Aug 30, 2010

Lesson: How to Write a Press Release for an Audience of Five

I figure I am pretty much ahead of the pack in having at least a rudimentary knowledge of what goes on over at the Albany Nanotech campus. After all, I was in the mix for a few years, reporting and commenting on the latest developments at that world class computer chip R&D center.

But I have to say; a press release coming in from over there today has me scratching my head, asking "say wha'?" Here are the first three paragraphs:


Albany, NY (August 30, 2010) – In another step towards driving the maturity of 3D IC integration, SEMATECH’s 3D Interconnect program announced today the completion of its 300mm 3D IC pilot line, operating at the College of Nanoscale Science and Engineering’s (CNSE) Albany NanoTech Complex. Dedicated to via-mid 3D applications, SEMATECH’s development and exploratory platform includes all processes and test vehicles necessary to demonstrate the viability of the via-mid technology in conjunction with advanced CMOS.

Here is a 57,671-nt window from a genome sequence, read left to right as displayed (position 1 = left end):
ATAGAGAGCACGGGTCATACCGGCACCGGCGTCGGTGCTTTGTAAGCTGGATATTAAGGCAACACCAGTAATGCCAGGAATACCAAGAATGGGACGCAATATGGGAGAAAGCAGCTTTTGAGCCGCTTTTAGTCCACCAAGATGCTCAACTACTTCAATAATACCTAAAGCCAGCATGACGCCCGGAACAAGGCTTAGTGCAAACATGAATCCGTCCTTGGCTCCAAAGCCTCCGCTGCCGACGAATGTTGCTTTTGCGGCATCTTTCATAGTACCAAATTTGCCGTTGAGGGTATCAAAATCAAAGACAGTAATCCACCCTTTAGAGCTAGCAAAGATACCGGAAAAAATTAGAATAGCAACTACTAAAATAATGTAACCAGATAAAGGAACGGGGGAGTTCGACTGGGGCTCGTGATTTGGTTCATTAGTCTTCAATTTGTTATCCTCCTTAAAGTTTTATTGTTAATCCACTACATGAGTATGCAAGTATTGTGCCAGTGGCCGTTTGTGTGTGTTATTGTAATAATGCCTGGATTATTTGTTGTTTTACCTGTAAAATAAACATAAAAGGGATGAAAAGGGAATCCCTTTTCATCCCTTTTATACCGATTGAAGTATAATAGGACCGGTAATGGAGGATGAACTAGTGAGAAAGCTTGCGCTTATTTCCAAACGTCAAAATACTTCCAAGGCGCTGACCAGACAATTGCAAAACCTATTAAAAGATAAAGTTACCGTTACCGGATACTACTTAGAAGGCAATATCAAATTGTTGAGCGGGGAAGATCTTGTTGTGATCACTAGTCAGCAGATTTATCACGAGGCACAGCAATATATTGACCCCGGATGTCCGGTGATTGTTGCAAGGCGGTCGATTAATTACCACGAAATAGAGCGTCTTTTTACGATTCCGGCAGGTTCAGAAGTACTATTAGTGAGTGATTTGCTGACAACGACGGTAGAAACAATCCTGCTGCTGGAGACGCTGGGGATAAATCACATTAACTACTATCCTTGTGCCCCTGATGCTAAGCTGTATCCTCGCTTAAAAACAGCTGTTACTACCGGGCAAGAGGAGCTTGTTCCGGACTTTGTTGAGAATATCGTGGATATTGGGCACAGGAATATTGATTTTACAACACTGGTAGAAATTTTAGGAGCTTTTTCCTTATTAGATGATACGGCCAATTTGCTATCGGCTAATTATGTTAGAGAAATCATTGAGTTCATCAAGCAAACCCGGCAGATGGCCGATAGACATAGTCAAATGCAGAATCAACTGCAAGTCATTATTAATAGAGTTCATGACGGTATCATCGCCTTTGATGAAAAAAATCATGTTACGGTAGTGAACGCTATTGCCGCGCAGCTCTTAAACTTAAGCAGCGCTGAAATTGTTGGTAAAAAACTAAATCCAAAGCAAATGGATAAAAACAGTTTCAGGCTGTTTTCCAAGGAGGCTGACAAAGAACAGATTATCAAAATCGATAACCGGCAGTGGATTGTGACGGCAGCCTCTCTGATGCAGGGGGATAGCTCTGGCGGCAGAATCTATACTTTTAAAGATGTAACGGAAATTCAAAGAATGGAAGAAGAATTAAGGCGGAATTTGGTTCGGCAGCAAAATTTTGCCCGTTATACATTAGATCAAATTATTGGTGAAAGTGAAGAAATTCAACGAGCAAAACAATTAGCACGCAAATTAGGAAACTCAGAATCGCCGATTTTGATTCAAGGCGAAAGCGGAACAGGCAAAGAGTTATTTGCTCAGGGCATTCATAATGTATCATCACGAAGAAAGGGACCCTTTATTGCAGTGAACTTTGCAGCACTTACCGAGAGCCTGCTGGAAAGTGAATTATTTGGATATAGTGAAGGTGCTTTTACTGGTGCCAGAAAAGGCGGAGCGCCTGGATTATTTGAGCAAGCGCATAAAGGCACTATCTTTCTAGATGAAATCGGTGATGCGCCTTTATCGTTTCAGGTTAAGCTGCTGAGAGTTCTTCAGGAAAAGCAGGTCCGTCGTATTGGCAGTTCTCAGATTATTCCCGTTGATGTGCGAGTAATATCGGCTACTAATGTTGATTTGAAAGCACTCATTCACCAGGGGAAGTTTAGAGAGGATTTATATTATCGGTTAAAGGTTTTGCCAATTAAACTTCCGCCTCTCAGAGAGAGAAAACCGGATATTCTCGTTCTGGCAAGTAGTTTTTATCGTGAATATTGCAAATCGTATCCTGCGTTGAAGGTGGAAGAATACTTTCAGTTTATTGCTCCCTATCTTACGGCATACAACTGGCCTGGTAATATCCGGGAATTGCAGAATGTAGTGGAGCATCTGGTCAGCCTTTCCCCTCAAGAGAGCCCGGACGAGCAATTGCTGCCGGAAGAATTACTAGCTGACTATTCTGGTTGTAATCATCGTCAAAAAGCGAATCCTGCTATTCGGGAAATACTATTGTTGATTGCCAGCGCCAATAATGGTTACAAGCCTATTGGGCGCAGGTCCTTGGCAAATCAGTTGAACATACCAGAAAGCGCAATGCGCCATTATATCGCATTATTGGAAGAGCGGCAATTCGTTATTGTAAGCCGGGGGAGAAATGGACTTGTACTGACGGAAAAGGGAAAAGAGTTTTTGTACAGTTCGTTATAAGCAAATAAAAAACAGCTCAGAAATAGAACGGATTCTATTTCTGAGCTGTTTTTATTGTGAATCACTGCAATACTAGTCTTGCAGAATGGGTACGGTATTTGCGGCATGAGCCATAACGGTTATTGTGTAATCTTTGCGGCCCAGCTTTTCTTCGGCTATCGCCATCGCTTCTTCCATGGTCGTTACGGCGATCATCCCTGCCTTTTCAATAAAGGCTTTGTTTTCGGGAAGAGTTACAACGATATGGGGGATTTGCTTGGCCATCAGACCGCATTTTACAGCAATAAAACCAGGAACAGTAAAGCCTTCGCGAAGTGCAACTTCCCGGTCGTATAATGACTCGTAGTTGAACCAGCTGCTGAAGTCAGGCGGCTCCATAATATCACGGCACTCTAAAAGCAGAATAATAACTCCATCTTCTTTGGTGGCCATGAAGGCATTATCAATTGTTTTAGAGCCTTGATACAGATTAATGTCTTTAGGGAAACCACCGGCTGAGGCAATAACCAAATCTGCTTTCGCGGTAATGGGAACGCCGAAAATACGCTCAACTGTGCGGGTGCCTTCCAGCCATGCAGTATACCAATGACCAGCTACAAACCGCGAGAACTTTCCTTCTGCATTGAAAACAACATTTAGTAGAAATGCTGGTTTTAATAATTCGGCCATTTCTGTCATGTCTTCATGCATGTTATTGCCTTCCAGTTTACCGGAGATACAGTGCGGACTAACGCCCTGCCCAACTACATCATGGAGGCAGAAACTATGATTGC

“Our mission is to make 3D through-silicon via (TSV) both manufacturable and affordable. We will prove its very real advantages over conventional, two-dimensional designs — especially in increased functionality and performance,” said Sitaram Arkalgud director of 3D Interconnect at SEMATECH. “The completion of our 300mm R&D line is a significant step towards demonstrating technology solutions for TSV high-volume manufacturing.”

Centered on 5um by 50 micron TSVs, the processes include TSV formation and metallization, wafer and die alignment, bonding, thinning, and the necessary metrology for these integration sequences. Supported by the conventional CMOS processing capabilities of CNSE, SEMATECH researchers are working jointly with chipmakers, equipment and materials suppliers, and universities on device interactions for fabrication at the 65nm node for planar and future scaling to 30nm for planar and non-planar CMOS technologies.



Nothing, like following that Journalism/PR 101 rule of always put it into language that a sixth grader can understand, right?

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